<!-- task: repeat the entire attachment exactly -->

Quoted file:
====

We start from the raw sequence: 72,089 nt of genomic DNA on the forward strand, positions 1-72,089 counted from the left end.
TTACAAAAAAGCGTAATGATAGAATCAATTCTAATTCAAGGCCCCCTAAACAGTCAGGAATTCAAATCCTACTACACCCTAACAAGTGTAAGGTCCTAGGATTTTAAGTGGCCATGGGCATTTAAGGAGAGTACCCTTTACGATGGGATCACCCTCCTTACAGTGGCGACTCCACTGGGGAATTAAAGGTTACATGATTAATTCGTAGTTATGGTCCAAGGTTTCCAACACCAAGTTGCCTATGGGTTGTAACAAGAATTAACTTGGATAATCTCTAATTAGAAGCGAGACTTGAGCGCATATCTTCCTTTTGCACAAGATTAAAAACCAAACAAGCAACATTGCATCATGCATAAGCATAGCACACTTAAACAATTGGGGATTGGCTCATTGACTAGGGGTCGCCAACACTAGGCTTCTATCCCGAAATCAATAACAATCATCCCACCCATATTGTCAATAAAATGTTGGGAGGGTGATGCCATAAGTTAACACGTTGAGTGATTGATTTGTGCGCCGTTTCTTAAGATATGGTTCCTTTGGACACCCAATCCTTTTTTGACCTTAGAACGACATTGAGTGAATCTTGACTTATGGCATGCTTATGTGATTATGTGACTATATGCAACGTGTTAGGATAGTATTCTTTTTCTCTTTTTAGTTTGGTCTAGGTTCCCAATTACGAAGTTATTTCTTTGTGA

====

We start from the raw sequence: 72,089 nt of genomic DNA on the forward strand, positions 1-72,089 counted from the left end.
TTACAAAAAAGCGTAATGATAGAATCAATTCTAATTCAAGGCCCCCTAAACAGTCAGGAATTCAAATCCTACTACACCCTAACAAGTGTAAGGTCCTAGGATTTTAAGTGGCCATGGGCATTTAAGGAGAGTACCCTTTACGATGGGATCACCCTCCTTACAGTGGCGACTCCACTGGGGAATTAAAGGTTACATGATTAATTCGTAGTTATGGTCCAAGGTTTCCAACACCAAGTTGCCTATGGGTTGTAACAAGAATTAACTTGGATAATCTCTAATTAGAAGCGAGACTTGAGCGCATATCTTCCTTTTGCACAAGATTAAAAACCAAACAAGCAACATTGCATCATGCATAAGCATAGCACACTTAAACAATTGGGGATTGGCTCATTGACTAGGGGTCGCCAACACTAGGCTTCTATCCCGAAATCAATAACAATCATCCCACCCATATTGTCAATAAAATGTTGGGAGGGTGATGCCATAAGTTAACACGTTGAGTGATTGATTTGTGCGCCGTTTCTTAAGATATGGTTCCTTTGGACACCCAATCCTTTTTTGACCTTAGAACGACATTGAGTGAATCTTGACTTATGGCATGCTTATGTGATTATGTGACTATATGCAACGTGTTAGGATAGTATTCTTTTTCTCTTTTTAGTTTGGTCTAGGTTCCCAATTACGAAGTTATTTCTTTGTGA